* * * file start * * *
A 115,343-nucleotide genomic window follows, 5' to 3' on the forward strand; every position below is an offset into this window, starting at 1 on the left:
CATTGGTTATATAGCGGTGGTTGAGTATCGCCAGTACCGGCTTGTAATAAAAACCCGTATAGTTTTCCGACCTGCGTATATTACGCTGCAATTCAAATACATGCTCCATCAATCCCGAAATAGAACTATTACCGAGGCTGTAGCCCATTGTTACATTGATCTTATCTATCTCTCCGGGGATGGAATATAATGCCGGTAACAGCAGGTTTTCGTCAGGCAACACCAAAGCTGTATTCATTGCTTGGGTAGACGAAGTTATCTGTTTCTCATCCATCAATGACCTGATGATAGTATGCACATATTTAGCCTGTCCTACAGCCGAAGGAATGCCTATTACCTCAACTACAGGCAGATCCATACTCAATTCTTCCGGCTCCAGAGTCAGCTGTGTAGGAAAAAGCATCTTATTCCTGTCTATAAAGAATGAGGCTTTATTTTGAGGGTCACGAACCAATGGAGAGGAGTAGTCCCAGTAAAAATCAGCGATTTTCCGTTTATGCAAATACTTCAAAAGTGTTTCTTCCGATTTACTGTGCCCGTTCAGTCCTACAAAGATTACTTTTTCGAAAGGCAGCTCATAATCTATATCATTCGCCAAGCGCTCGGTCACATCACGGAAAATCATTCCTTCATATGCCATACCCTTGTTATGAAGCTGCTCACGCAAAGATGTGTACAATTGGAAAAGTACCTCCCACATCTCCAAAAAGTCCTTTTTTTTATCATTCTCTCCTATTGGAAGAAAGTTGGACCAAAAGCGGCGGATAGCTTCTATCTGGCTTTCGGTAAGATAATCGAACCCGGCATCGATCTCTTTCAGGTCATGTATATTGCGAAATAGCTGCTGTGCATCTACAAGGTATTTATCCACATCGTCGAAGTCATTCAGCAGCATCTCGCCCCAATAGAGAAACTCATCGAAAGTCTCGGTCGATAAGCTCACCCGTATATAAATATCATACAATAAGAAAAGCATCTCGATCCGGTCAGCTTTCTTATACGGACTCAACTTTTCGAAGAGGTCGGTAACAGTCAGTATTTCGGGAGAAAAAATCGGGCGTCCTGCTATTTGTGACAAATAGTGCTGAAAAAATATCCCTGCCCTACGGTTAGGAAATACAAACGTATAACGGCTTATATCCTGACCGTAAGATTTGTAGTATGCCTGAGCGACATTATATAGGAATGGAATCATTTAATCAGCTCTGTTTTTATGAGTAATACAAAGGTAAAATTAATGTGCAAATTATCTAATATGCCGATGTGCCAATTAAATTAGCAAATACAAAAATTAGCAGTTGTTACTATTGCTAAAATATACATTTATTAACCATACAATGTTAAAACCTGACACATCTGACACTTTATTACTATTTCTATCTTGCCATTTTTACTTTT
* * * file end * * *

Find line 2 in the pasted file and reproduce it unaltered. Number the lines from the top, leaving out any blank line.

CATTGGTTATATAGCGGTGGTTGAGTATCGCCAGTACCGGCTTGTAATAAAAACCCGTATAGTTTTCCGACCTGCGTATATTACGCTGCAATTCAAATACATGCTCCATCAATCCCGAAATAGAACTATTACCGAGGCTGTAGCCCATTGTTACATTGATCTTATCTATCTCTCCGGGGATGGAATATAATGCCGGTAACAGCAGGTTTTCGTCAGGCAACACCAAAGCTGTATTCATTGCTTGGGTAGACGAAGTTATCTGTTTCTCATCCATCAATGACCTGATGATAGTATGCACATATTTAGCCTGTCCTACAGCCGAAGGAATGCCTATTACCTCAACTACAGGCAGATCCATACTCAATTCTTCCGGCTCCAGAGTCAGCTGTGTAGGAAAAAGCATCTTATTCCTGTCTATAAAGAATGAGGCTTTATTTTGAGGGTCACGAACCAATGGAGAGGAGTAGTCCCAGTAAAAATCAGCGATTTTCCGTTTATGCAAATACTTCAAAAGTGTTTCTTCCGATTTACTGTGCCCGTTCAGTCCTACAAAGATTACTTTTTCGAAAGGCAGCTCATAATCTATATCATTCGCCAAGCGCTCGGTCACATCACGGAAAATCATTCCTTCATATGCCATACCCTTGTTATGAAGCTGCTCACGCAAAGATGTGTACAATTGGAAAAGTACCTCCCACATCTCCAAAAAGTCCTTTTTTTTATCATTCTCTCCTATTGGAAGAAAGTTGGACCAAAAGCGGCGGATAGCTTCTATCTGGCTTTCGGTAAGATAATCGAACCCGGCATCGATCTCTTTCAGGTCATGTATATTGCGAAATAGCTGCTGTGCATCTACAAGGTATTTATCCACATCGTCGAAGTCATTCAGCAGCATCTCGCCCCAATAGAGAAACTCATCGAAAGTCTCGGTCGATAAGCTCACCCGTATATAAATATCATACAATAAGAAAAGCATCTCGATCCGGTCAGCTTTCTTATACGGACTCAACTTTTCGAAGAGGTCGGTAACAGTCAGTATTTCGGGAGAAAAAATCGGGCGTCCTGCTATTTGTGACAAATAGTGCTGAAAAAATATCCCTGCCCTACGGTTAGGAAATACAAACGTATAACGGCTTATATCCTGACCGTAAGATTTGTAGTATGCCTGAGCGACATTATATAGGAATGGAATCATTTAATCAGCTCTGTTTTTATGAGTAATACAAAGGTAAAATTAATGTGCAAATTATCTAATATGCCGATGTGCCAATTAAATTAGCAAATACAAAAATTAGCAGTTGTTACTATTGCTAAAATATACATTTATTAACCATACAATGTTAAAACCTGACACATCTGACACTTTATTACTATTTCTATCTTGCCATTTTTACTTTT